home. Mrs. Robertson accom
panied her as far as Omaha,
where she will visit friends for a
Mrs. J. II. Adams of Mynard de
parted yesterday for Lincoln,
where she visited for the day with
Mrs. J. W. Chapman, going from
there lo Scot Is Muff, Nebraska,
where she will visit a sisler. Mrs.
Adams expects to visit, several
oilier towns in the stale before
From Saturilay's Pally.
Peter Campbell of Hock Muffs
was among the farmer visitors in
the cily today.
P. M. Meisinger of Might Mile
Grove was in Ihe cily today, call
ing o nlhe merchants.
August teins drove in today to
attend to Ihe week-end shopping
ami other business matters.
George Meisinger drove in this
morning lo attend lo business,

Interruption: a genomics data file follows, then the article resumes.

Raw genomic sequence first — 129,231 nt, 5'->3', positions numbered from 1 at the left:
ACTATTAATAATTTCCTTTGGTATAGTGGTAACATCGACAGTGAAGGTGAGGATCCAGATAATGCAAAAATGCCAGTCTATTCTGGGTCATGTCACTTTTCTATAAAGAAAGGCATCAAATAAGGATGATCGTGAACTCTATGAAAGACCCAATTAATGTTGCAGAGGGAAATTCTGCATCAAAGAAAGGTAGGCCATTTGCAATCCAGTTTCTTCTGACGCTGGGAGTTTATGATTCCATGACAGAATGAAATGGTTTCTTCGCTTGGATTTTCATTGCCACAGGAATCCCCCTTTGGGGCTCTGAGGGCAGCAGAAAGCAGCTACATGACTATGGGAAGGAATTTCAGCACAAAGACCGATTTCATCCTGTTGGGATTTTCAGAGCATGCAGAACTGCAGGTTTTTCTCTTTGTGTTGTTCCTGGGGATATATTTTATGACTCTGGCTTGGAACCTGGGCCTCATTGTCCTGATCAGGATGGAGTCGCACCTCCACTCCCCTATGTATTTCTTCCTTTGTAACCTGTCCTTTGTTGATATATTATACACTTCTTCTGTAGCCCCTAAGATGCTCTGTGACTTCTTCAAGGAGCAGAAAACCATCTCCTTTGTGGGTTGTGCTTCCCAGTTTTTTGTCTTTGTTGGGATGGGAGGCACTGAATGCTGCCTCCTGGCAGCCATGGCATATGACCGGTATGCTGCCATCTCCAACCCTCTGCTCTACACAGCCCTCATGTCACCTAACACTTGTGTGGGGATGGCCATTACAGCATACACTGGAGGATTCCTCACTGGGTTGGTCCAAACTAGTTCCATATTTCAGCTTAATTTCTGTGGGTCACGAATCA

mal lers w il h Ihe merchants.
W. II. Mark of 1'nion was in
the cily today looking after some
business mailers for a short lime.
I.. M. McVey, wife and two sons,
of near I'liion, were in the cily to
day allending lo business mai
lers. Creed Harris and wife of near
I 'n in were in Ihe cily today look
ing a f I of some mailers of busi
ness. Miss I'.dna Propsl of Omaha
came down Ihis nl'leriioon to
spend Sunday willi her parents,
It. I., l'ropst ami wife, of near
Monl Hohh, steward of the peni
lenilary al Lincoln, came in this
afternoon on No. 2i to visit for a
short lime with his friends in this
cily and vicinity.
J. II. Meisinger relurned this
morning from a visft with his
daughler, Mrs. George Horn, at
Plainview. Mr. Meisinger reports
that the corn crop in that part
of the state was very heavy and
I hat the conditions generally were
most favorable for a very pros